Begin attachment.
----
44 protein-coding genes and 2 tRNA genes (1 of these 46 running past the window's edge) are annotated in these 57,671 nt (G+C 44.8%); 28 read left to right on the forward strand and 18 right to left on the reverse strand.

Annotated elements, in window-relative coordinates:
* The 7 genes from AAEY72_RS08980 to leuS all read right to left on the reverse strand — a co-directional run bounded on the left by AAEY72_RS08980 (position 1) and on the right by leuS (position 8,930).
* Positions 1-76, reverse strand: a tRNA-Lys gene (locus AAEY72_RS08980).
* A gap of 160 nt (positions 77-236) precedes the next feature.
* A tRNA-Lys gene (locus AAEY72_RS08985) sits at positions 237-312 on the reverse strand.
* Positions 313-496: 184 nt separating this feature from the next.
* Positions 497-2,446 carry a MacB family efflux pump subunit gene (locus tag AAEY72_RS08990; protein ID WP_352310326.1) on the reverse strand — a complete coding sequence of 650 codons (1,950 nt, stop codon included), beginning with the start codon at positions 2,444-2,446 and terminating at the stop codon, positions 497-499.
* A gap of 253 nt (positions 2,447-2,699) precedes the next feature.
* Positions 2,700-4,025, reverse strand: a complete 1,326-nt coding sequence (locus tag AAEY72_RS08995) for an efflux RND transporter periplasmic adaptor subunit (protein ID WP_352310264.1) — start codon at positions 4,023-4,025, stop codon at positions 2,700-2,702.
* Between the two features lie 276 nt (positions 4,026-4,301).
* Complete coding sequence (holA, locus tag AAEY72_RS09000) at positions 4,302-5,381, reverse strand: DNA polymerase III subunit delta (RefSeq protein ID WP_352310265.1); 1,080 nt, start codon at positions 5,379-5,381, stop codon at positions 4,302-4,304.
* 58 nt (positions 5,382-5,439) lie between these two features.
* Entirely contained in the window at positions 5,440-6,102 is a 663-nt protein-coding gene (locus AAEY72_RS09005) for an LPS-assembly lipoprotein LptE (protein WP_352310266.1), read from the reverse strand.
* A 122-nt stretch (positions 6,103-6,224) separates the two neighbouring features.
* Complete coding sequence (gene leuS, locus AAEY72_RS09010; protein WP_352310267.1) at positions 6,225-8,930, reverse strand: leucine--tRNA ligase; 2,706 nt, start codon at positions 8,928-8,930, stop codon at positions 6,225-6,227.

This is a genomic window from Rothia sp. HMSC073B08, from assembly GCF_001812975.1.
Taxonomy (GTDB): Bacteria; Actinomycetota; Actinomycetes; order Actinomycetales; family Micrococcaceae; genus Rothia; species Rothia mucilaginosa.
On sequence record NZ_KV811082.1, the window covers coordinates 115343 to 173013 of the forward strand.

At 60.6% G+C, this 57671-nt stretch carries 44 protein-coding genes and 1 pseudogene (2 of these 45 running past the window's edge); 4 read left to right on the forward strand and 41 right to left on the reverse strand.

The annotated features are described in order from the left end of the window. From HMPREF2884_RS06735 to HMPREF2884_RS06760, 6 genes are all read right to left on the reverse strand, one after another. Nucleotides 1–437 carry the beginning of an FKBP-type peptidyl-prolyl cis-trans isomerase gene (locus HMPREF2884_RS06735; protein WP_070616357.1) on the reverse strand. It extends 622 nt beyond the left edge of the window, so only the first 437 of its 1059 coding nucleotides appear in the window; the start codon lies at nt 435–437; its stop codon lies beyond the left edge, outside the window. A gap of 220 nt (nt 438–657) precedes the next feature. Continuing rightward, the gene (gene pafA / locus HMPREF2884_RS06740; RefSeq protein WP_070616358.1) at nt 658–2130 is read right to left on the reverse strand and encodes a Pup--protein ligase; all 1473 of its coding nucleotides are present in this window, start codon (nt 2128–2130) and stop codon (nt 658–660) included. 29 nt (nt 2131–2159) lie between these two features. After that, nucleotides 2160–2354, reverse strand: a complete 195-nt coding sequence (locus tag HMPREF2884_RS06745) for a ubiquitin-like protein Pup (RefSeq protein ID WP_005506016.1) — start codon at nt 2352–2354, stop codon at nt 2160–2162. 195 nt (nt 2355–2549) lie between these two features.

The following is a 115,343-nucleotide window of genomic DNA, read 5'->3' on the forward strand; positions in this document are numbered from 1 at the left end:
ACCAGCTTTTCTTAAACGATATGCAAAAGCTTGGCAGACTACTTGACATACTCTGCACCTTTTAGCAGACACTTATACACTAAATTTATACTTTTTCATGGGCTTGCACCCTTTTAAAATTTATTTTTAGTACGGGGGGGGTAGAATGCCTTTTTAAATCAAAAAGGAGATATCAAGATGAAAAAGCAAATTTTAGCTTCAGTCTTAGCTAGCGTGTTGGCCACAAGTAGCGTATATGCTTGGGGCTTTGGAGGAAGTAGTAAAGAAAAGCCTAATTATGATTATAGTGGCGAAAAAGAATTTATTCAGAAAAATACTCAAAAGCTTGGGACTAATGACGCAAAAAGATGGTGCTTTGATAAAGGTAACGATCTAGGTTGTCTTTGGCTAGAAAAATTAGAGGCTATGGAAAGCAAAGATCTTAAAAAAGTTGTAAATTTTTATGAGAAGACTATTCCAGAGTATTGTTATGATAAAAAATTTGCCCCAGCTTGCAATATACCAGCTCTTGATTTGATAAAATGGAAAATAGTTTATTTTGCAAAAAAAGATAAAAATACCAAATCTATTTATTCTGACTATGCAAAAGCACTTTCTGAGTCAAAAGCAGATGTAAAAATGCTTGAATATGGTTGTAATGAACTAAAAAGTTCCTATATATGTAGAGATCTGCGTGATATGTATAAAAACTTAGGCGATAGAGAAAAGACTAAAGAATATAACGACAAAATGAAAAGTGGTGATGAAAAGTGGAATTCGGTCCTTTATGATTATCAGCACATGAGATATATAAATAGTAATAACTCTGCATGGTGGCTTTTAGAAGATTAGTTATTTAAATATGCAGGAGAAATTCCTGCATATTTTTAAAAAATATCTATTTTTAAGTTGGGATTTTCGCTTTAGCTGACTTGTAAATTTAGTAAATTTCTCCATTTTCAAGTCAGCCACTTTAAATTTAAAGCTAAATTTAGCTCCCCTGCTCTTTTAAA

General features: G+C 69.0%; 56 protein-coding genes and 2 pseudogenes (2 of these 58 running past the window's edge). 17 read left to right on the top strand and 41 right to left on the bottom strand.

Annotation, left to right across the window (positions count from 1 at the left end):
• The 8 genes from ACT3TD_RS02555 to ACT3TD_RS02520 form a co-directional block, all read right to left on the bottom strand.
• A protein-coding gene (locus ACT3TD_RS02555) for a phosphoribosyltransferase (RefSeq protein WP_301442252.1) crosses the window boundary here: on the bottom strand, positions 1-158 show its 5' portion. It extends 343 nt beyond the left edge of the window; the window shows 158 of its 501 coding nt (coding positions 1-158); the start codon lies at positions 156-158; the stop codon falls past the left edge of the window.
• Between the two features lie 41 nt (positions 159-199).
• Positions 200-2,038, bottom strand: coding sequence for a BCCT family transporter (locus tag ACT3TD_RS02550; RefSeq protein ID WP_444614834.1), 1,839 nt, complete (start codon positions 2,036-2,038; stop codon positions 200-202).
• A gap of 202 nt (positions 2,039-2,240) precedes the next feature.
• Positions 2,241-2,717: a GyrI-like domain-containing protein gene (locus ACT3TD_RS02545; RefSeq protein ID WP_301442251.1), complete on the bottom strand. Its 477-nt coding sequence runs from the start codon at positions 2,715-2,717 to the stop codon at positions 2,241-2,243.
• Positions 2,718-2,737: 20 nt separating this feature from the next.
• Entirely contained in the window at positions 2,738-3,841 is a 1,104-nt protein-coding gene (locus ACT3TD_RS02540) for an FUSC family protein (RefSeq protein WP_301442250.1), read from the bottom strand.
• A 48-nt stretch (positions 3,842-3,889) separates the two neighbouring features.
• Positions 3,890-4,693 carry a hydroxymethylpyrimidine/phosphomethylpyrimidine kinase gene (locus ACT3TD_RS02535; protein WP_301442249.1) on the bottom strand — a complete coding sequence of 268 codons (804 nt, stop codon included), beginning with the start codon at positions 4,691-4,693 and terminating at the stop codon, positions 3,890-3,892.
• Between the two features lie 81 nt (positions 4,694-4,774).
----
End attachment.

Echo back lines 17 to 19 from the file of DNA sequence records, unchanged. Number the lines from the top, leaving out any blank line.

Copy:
This is a genomic window from Rothia sp. HMSC073B08, from assembly GCF_001812975.1.
Taxonomy (GTDB): Bacteria; Actinomycetota; Actinomycetes; order Actinomycetales; family Micrococcaceae; genus Rothia; species Rothia mucilaginosa.
On sequence record NZ_KV811082.1, the window covers coordinates 115343 to 173013 of the forward strand.